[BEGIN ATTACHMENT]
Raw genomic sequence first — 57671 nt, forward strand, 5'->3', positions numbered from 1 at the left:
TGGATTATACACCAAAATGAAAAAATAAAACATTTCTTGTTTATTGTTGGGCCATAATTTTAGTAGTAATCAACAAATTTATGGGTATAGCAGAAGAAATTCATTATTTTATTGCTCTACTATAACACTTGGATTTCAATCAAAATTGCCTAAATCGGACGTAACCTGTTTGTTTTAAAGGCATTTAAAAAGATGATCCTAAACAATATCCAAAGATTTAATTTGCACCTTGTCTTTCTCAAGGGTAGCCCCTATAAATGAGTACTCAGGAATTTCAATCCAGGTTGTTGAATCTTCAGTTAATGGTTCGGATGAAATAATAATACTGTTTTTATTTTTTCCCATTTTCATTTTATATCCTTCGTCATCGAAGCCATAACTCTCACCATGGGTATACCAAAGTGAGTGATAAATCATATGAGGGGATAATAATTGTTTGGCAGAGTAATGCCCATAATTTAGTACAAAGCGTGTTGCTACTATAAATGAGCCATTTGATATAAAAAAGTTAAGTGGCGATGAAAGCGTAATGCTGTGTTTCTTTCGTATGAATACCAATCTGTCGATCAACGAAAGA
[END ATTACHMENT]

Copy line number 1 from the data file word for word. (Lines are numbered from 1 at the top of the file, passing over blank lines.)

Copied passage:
Raw genomic sequence first — 57671 nt, forward strand, 5'->3', positions numbered from 1 at the left: